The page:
Best of the Wednesday web

Markets slumped today on the back of a poor American jobs report and renewed concerns over Europe after PMIs from the euro zone came in lighter than expected.

Image courtesy Karl Baron:

Volkswagen factory in Hesslingen, Germany

The Economist discusses the looming depression in Europe in its Free Exchange blog

PMIs from across Europe came out this week, and they weren’t good. Throughout the euro zone, not just in the southern periphery, manufacturing output is declining. This includes countries like France and Germany. Germany’s PMI was particularly worrisome, coming in at a 33-month low of 46., indicating a contraction in manufacturing. As the author argues, “(w)hat is most frightening about the euro-area picture is that this is not happening. For now, austerity remains the rule.” Until emphasis on growth and austerity is emphasized, particularly from the Germans, the crisis does not look likely to subside.

Sharon Smyth, Neil Callanan and Dara Doyle contrast the housing bubbles in Spain and Ireland for Bloomberg

While Ireland (IRL, quote) and its sagging housing market have seemingly turned a corner, moving towards a recovery, Spain (EWP, quote) and its burst bubble have yet to begin the healing process. The authors argue that this is partially due to the fact that Ireland embraced the failed bank model that, while resulting in short-term pain, has allowed Ireland to move forward and potentially beyond its housing crisis. Conversely, Spain has not implemented the necessary reforms which has seen its economy wallow over the past few years. As a result, the country is on the verge of more credit downgrades and dealing with a housing bubble that has not fully played out yet. Until Spain shows signs of improvement – and this week’s 34-month low PMI was not that, investors should continue to avoid the country from the long side.

Brian Parkin discusses the rise in German unemployment for the month of April in Bloomberg

The unemployment rate in Germany unexpectedly rose by 19,000 filings, compared to a predicted decrease of 10,000. While the unemployment rate remained stable at 6.8%, economists believe that this indicates a stabilization in the unemployment rate that could be affected going forward if output and euro zone demand continue to shrink, as the unemployment rate is a lagging indicator. While this in and of itself is not sufficient reason to sell off Germany (EWG, quote), traders should be cognizant of, along with the most recent PMI, these potential signs of weakness in the Germany economy.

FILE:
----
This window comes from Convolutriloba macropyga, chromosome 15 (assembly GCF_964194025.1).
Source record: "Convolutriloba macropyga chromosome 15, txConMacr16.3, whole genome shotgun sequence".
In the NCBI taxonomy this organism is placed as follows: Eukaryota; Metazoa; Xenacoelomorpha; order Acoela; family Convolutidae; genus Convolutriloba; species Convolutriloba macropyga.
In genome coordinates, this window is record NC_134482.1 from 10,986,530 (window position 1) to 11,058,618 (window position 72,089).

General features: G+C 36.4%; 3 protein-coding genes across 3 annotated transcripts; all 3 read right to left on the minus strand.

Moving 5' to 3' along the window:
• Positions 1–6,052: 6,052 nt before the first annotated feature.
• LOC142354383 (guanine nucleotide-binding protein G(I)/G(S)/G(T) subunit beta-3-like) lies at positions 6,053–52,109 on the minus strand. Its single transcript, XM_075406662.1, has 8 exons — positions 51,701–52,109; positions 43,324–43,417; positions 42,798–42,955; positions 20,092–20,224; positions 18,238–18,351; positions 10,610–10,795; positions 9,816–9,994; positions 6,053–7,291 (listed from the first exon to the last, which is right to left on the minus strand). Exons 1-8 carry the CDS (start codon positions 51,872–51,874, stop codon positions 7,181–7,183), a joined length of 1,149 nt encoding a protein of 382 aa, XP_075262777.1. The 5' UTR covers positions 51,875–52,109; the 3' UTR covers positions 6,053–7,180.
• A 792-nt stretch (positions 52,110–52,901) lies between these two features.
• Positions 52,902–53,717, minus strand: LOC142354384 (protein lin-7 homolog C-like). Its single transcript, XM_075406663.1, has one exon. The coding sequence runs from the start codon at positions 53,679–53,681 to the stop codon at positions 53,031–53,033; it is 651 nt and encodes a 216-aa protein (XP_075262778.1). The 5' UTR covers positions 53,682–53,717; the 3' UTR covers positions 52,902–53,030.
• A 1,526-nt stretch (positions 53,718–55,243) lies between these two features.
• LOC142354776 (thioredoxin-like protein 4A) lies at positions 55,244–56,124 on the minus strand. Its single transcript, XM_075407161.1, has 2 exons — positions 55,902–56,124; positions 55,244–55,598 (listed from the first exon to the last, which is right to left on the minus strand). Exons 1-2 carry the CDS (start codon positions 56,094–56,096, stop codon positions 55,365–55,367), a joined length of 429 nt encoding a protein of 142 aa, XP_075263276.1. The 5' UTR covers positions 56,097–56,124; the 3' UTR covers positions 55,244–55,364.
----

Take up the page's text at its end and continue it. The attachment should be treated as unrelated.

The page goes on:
Jonathan Wheatley talks about Latvia’s continued desire to join the euro zone in the Financial Times’ beyondbrics blog

In spite of the seemingly constant deluge of negative economic data stemming from the euro zone, some countries on the outside still want in. Latvia’s government has spent the better part of a decade trying to qualify to join Europe’s elite. Another hurdle towards their accession was cleared this week as S&P upgraded the nation’s sovereign credit rating to investment grade. While the decision to join the euro zone remains unpopular amongst its citizenry, joining the euro zone will improve Latvia’s external credit facilities, although it will limit currency flexibility.

Bhaskar Prasad discusses India’s April PMI in the International Business Times

India’s Purchasing Managers’ Index increased month over month for the month of April, growing to 54.9, compared to 54.7 the month before. India’s PMI growth is surprising because of both the economic climate in the euro zone, but also the macroeconomic headwinds facing the Indian economy (EPI, quote) itself. While this is not reason to jump into India at this point, it does show that there is potential for moderate growth in spite of political stagnation.

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